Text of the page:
My go-to cocktail is a dark and stormy, but, to be honest, most days I could take or leave the rum. It's the ginger beer that I'm really after. I can't get enough of the root's fizzy, spicy kick. Good ginger beer burns a little at the back of your throat like a freshly cracked can of Coke, but with cleaner, more bracing punch. And unlike most other soft drinks, it doesn't leave behind a slick, syrupy film in your mouth. The really spicy versions pack all the mouth-tingling sparkle of Listerine, but taste way better.
That said, I rarely buy the stuff. Maybe it's my frugal side, but I have yet to find a bottled ginger beer that knocks my socks off so much that I'm compelled to keep it in my fridge. But I can't help but crave the stuff bartender Scott Holliday brews at Cambridge's Rendezvous in Central Square.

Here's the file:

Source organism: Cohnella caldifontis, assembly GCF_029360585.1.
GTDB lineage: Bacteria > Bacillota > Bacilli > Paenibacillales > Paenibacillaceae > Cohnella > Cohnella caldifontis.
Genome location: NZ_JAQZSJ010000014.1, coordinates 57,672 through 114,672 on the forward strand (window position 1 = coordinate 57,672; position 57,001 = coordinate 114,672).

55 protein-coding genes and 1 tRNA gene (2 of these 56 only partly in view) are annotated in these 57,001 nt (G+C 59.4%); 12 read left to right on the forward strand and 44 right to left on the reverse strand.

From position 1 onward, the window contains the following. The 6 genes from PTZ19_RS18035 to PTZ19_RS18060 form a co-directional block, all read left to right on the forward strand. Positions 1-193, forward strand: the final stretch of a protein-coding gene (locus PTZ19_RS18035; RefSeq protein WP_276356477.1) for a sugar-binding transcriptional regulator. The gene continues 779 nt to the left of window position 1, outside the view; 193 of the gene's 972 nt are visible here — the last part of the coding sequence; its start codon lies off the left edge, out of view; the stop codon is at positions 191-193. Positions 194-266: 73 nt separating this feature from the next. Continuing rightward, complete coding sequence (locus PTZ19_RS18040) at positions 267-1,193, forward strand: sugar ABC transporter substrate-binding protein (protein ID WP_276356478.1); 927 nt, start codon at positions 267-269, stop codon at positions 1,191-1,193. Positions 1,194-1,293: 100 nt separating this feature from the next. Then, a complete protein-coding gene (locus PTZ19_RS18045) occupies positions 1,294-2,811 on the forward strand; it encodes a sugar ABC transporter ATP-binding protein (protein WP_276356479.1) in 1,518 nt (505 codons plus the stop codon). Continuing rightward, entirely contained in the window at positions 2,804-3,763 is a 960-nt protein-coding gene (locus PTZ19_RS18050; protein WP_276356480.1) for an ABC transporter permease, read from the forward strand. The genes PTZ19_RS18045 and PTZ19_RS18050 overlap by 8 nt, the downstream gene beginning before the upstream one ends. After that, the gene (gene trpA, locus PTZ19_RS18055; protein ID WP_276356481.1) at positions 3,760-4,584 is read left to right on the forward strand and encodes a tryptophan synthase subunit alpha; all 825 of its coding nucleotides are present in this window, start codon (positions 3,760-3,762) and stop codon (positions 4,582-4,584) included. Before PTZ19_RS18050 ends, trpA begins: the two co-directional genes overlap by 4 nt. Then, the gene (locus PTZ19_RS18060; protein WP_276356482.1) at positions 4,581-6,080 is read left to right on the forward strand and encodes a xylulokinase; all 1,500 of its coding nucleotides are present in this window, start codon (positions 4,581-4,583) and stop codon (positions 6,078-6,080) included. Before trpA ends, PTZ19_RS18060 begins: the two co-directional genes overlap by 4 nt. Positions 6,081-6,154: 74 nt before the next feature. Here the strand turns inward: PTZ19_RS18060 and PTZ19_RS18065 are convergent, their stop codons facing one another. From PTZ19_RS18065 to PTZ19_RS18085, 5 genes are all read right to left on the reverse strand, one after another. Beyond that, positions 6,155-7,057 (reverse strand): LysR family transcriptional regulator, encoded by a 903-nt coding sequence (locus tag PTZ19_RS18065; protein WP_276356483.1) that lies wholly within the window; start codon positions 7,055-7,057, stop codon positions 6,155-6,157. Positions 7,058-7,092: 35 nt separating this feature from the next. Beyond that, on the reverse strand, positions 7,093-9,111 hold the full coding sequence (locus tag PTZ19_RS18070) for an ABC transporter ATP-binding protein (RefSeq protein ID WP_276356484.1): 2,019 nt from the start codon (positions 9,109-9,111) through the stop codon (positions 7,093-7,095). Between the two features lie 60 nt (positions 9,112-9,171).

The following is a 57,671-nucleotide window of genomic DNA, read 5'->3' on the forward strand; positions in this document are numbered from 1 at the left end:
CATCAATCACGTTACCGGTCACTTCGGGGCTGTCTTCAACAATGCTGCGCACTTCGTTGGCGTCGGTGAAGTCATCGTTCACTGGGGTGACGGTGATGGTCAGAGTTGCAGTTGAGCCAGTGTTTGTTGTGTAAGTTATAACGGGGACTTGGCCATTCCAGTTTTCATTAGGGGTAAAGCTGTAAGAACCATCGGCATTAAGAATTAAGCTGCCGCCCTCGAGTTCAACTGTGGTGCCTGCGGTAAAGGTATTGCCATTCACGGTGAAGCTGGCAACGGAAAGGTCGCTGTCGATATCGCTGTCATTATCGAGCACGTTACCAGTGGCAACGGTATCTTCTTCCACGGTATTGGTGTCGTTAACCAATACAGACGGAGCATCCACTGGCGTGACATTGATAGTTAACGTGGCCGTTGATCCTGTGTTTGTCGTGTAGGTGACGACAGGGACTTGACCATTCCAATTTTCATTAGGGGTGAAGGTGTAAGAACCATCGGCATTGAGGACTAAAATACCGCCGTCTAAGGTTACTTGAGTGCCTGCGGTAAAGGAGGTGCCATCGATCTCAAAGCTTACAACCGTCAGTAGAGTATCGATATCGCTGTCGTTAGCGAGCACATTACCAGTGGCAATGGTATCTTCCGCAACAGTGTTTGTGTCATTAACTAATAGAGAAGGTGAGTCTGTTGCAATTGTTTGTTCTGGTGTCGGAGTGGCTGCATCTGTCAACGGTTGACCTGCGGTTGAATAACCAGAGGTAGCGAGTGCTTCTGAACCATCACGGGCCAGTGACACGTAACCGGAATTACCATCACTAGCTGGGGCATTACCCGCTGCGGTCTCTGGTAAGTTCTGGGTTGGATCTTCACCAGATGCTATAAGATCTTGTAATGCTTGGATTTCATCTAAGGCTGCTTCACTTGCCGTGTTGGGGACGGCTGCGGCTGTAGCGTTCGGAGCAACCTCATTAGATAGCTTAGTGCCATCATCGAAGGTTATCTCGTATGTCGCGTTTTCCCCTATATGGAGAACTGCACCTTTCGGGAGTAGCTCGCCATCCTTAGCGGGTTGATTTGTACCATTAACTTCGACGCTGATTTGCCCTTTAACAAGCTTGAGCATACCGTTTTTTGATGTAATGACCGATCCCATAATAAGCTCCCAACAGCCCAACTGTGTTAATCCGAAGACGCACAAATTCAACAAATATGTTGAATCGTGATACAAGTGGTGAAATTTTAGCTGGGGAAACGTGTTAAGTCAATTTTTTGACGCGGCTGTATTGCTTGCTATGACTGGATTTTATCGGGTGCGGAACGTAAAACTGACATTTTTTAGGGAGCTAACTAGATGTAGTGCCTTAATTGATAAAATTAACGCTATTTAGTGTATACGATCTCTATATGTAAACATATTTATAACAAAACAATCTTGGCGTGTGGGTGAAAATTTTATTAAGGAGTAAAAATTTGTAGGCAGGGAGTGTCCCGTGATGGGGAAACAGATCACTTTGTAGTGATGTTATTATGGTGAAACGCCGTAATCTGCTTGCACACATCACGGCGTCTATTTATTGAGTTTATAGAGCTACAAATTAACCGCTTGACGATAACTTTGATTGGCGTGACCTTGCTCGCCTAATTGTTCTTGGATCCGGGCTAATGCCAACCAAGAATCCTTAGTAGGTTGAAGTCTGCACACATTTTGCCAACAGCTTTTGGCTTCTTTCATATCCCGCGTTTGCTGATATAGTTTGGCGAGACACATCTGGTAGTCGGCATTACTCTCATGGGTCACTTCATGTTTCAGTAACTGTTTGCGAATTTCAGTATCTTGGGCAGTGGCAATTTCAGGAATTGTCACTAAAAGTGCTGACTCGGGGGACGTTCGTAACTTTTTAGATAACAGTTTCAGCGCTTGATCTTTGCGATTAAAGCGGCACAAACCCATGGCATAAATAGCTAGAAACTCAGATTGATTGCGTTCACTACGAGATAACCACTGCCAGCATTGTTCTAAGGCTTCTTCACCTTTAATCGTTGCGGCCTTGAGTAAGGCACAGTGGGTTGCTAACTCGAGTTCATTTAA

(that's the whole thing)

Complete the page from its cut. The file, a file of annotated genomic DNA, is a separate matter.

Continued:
His ginger base consists of two components, raw and cooked. For the former he combines fresh lime juice, lemon juice, ginger juice (yes, he actually puts the ginger root through a juicer), and commercial pineapple juice; for the latter, he simmers ginger pulp extracted from the juicing step, cinnamon, clove, and cardamom for half an hour and strains the mixture. Then he combines the two parts, dilutes the mixture with water to the proper concentration, and carbonates it by putting it into a soda siphon.
It's a tall drink that arrives beautifully separated in the glass, with the concentrated ginger base settled at the bottom. I imagine it's meant to be stirred well before sipping, though anyone who appreciates a wallop of ginger should refrain from mixing it up for at least a few sips. That way, you'll get the full effect, with the lime, cinnamon, and pineapple coming through in tangy, sweet-hot bursts.